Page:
Does Brain Dead Really Mean Brain Dead?

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Does Brain Dead Really Mean Brain Dead?

September 21
18:00 2017

Whenever I hear anyone mention the term brain dead these days, I usually think about our federal government. After all, there are times it seems like Washington politicians are brain dead on many issues and it’s up to voters to pull their life support – at the polls.

When it comes to the medical world, being told your loved one is brain dead is serious and devastating. In today’s medical world, many doctors seem to be too anxious to declare someone ‘brain dead’. Is it because they are so overloaded with patients or because they see organs ready to be harvested for donations?

There have been cases of people being in a coma for extended lengths of time and pronounced brain dead and then suddenly reviving. How long do you wait? How do you know if someone is really brain dead or just locked inside, unable to get out?

In 1990, 33-year-old Schiavo suffered a heart attack at her home in Florida. Eventually, she was resuscitated, but her brain had been without oxygen long enough to cause severe brain damage. She was left in a comatose state.

Two months later, her status was changed to ‘persistent vegetative state’, essentially telling her parents that she was brain dead. Doctors and specialists spent the next couple of years trying to work with Schiavo with speech and physical therapy, but there was no apparent improvement.

In 1998, Schiavo’s husband. Michael believed his wife to be brain dead and wanted to remove her life support, but her parents objected. This led to Michael turning to the courts to grant him permission. Her parents bitterly fought against the lawsuit.

For the next seven years, while the court battle between Michael and Terry’s parents waged on,  Schiavo’s parents contended that their daughter was not brain dead nor in a purely vegetative state as she had smiled at them and several other small indications of awareness. Yet, doctors and Michael disagreed.

In 2005, courts granted Michael’s request to remove her feeding tube, but the parents appealed the motion. Michael finally won out and Schiavo’s feeding tube was removed, allowing her to starve death over the course of several days. Her parents tried in vain to stop the starvation, saying that their daughter was in pain and agony, but on March 31, 2005, Terry Schiavo was pronounced dead.

The question still lingers with her parents and some friends as to whether or not Terry Schiavo was really brain dead or if she had some level of consciousness but was unable to express it.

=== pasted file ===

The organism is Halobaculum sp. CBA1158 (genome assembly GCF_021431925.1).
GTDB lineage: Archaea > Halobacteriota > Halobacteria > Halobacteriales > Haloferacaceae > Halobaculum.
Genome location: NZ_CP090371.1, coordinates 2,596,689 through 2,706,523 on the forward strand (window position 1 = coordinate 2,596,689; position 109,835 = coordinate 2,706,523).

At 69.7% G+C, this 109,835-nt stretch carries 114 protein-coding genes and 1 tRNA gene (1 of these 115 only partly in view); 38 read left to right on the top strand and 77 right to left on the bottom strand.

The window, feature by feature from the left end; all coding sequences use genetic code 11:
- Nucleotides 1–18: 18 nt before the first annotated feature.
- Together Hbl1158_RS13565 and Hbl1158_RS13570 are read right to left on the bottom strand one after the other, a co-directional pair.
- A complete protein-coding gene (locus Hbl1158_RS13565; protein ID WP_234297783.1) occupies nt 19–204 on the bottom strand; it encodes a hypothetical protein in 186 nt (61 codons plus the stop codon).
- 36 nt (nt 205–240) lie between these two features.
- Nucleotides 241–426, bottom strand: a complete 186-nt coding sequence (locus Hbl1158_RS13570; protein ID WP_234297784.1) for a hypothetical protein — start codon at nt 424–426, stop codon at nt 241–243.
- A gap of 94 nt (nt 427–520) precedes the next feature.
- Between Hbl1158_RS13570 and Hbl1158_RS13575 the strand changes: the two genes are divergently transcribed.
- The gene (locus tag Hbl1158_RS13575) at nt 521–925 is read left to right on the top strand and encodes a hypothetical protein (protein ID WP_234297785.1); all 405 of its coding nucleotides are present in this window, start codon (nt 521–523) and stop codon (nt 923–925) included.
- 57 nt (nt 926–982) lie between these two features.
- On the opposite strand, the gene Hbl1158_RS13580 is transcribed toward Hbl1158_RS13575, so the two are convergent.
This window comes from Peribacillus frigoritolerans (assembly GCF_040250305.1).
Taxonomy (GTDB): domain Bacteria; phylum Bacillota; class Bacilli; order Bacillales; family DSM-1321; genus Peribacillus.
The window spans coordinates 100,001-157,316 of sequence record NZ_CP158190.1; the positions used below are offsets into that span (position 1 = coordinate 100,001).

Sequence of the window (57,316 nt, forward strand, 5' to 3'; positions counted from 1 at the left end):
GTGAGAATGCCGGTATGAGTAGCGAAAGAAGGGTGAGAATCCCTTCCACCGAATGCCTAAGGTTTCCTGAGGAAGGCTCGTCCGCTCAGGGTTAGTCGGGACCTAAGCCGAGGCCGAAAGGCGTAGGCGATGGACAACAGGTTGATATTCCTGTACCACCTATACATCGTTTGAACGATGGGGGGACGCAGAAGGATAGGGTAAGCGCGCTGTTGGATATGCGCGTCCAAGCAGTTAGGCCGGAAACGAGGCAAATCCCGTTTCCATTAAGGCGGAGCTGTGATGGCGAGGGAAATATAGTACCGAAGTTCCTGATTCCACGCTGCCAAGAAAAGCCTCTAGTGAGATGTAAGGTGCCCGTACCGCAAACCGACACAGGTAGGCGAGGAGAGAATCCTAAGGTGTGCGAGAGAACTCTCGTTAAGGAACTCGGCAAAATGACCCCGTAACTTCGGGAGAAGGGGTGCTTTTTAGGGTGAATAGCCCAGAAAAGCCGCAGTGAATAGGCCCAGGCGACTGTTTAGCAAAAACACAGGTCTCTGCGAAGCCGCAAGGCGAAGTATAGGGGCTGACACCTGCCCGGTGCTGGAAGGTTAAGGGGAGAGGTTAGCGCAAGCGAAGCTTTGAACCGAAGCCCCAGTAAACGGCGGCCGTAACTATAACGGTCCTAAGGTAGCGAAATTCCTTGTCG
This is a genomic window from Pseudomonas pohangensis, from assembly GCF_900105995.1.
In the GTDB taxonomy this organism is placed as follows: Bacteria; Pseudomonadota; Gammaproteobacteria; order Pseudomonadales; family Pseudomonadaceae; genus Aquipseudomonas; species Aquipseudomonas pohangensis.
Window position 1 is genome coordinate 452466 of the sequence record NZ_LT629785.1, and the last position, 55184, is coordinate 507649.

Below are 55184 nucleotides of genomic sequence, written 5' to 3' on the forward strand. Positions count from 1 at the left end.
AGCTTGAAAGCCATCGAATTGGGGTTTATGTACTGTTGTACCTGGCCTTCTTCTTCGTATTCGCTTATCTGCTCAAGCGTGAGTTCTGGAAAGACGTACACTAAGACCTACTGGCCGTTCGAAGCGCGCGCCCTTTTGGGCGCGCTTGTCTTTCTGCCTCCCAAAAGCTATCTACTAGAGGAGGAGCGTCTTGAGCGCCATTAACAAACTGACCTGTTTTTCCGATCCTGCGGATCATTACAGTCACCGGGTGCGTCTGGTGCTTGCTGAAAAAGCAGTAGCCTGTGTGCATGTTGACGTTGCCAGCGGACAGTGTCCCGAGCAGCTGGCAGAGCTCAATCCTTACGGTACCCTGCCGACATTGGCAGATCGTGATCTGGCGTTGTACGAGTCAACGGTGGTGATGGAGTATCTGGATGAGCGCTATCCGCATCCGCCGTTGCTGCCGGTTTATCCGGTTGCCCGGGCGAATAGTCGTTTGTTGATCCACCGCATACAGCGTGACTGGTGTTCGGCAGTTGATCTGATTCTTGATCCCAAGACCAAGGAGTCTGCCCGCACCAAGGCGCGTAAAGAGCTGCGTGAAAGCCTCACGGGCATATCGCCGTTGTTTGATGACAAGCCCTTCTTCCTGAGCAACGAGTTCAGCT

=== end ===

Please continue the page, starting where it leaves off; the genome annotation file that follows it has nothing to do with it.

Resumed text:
This is the same situation the parents of Jahi McMath, in California were facing. At age 13, Jahi went to the hospital for a routine tonsillectomy. During the operation, something went terribly wrong and Jahi ended up being declared brain dead by the doctors. They told her parents that her body would slowly shut down until she died. They urged the family to unplug her life support and allow their daughter to die, but the parents refused.

Jahi, now 15-years old, is apparently defying all of the medical experts who said she was brain dead and who recommended letting her die. Her parents have made video recordings of the girl obviously responding to their voices.

Alexandra Snyder, Executive Director of Life Legal Defense Foundation commented about Jahi McMath’s situation:

“Jahi McMath is now a 15-year-old young woman. [She] had severe complications from a tonsillectomy a couple of years ago, and, at the time, she was declared brain dead. She had lost oxygen to her brain for a period of time.”

“A very well-known, very prominent pediatric neurologist at UCLA examined Jahi’s records, and examined the video records showing her responding. And he said there is no way that this behavior is consistent with ‘brain dead’.”

McMath’s parents are holding out hope for continued responses and some recovery of their daughter as they are now moving forward with a lawsuit against the hospital.

If you or your family are told by doctors that one of your loved ones is brain dead, make sure you know the intentions of the loved one lying there and then weigh all the circumstances before making the decision to pull the plug. Doctor’s don’t know everything and are known to be wrong, which is why it’s referred to as ‘practicing’ medicine instead of performing medicine.

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